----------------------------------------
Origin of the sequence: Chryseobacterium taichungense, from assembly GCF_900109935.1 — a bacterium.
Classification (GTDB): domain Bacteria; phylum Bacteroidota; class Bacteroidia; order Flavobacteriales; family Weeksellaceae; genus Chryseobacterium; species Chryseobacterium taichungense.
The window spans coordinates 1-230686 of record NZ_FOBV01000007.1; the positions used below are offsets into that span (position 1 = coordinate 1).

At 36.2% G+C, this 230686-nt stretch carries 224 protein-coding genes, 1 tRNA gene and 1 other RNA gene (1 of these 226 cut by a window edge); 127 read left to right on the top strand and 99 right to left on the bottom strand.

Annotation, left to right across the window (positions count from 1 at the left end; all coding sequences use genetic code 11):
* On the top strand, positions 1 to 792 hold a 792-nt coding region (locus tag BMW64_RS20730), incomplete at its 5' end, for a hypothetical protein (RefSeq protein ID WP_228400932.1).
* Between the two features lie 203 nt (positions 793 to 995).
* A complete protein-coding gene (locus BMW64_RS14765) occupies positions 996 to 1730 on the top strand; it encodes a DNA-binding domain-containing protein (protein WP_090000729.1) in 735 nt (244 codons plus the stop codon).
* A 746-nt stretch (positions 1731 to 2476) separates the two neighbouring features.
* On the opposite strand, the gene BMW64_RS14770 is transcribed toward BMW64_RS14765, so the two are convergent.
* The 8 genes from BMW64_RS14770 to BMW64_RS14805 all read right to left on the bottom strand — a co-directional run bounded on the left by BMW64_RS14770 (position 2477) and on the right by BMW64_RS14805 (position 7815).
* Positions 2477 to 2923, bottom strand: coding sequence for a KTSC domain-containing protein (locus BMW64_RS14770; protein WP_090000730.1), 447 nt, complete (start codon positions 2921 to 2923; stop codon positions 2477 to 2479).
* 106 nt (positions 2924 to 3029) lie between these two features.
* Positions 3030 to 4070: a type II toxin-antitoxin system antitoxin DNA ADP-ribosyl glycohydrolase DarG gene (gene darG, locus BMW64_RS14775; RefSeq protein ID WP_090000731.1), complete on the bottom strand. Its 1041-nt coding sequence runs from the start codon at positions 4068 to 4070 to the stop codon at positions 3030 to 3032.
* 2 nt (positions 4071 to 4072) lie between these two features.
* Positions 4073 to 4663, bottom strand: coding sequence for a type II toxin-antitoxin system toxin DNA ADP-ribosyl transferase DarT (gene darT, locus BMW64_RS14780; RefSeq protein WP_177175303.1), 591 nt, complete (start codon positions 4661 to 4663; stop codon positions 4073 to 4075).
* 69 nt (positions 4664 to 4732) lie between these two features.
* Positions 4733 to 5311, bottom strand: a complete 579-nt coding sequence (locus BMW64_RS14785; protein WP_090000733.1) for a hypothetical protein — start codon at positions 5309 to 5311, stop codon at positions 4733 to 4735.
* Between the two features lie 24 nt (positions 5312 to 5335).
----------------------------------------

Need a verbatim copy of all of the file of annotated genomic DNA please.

Origin of the sequence: Chryseobacterium taichungense, from assembly GCF_900109935.1 — a bacterium.
Classification (GTDB): domain Bacteria; phylum Bacteroidota; class Bacteroidia; order Flavobacteriales; family Weeksellaceae; genus Chryseobacterium; species Chryseobacterium taichungense.
The window spans coordinates 1-230686 of record NZ_FOBV01000007.1; the positions used below are offsets into that span (position 1 = coordinate 1).

At 36.2% G+C, this 230686-nt stretch carries 224 protein-coding genes, 1 tRNA gene and 1 other RNA gene (1 of these 226 cut by a window edge); 127 read left to right on the top strand and 99 right to left on the bottom strand.

Annotation, left to right across the window (positions count from 1 at the left end; all coding sequences use genetic code 11):
* On the top strand, positions 1 to 792 hold a 792-nt coding region (locus tag BMW64_RS20730), incomplete at its 5' end, for a hypothetical protein (RefSeq protein ID WP_228400932.1).
* Between the two features lie 203 nt (positions 793 to 995).
* A complete protein-coding gene (locus BMW64_RS14765) occupies positions 996 to 1730 on the top strand; it encodes a DNA-binding domain-containing protein (protein WP_090000729.1) in 735 nt (244 codons plus the stop codon).
* A 746-nt stretch (positions 1731 to 2476) separates the two neighbouring features.
* On the opposite strand, the gene BMW64_RS14770 is transcribed toward BMW64_RS14765, so the two are convergent.
* The 8 genes from BMW64_RS14770 to BMW64_RS14805 all read right to left on the bottom strand — a co-directional run bounded on the left by BMW64_RS14770 (position 2477) and on the right by BMW64_RS14805 (position 7815).
* Positions 2477 to 2923, bottom strand: coding sequence for a KTSC domain-containing protein (locus BMW64_RS14770; protein WP_090000730.1), 447 nt, complete (start codon positions 2921 to 2923; stop codon positions 2477 to 2479).
* 106 nt (positions 2924 to 3029) lie between these two features.
* Positions 3030 to 4070: a type II toxin-antitoxin system antitoxin DNA ADP-ribosyl glycohydrolase DarG gene (gene darG, locus BMW64_RS14775; RefSeq protein ID WP_090000731.1), complete on the bottom strand. Its 1041-nt coding sequence runs from the start codon at positions 4068 to 4070 to the stop codon at positions 3030 to 3032.
* 2 nt (positions 4071 to 4072) lie between these two features.
* Positions 4073 to 4663, bottom strand: coding sequence for a type II toxin-antitoxin system toxin DNA ADP-ribosyl transferase DarT (gene darT, locus BMW64_RS14780; RefSeq protein WP_177175303.1), 591 nt, complete (start codon positions 4661 to 4663; stop codon positions 4073 to 4075).
* 69 nt (positions 4664 to 4732) lie between these two features.
* Positions 4733 to 5311, bottom strand: a complete 579-nt coding sequence (locus BMW64_RS14785; protein WP_090000733.1) for a hypothetical protein — start codon at positions 5309 to 5311, stop codon at positions 4733 to 4735.
* Between the two features lie 24 nt (positions 5312 to 5335).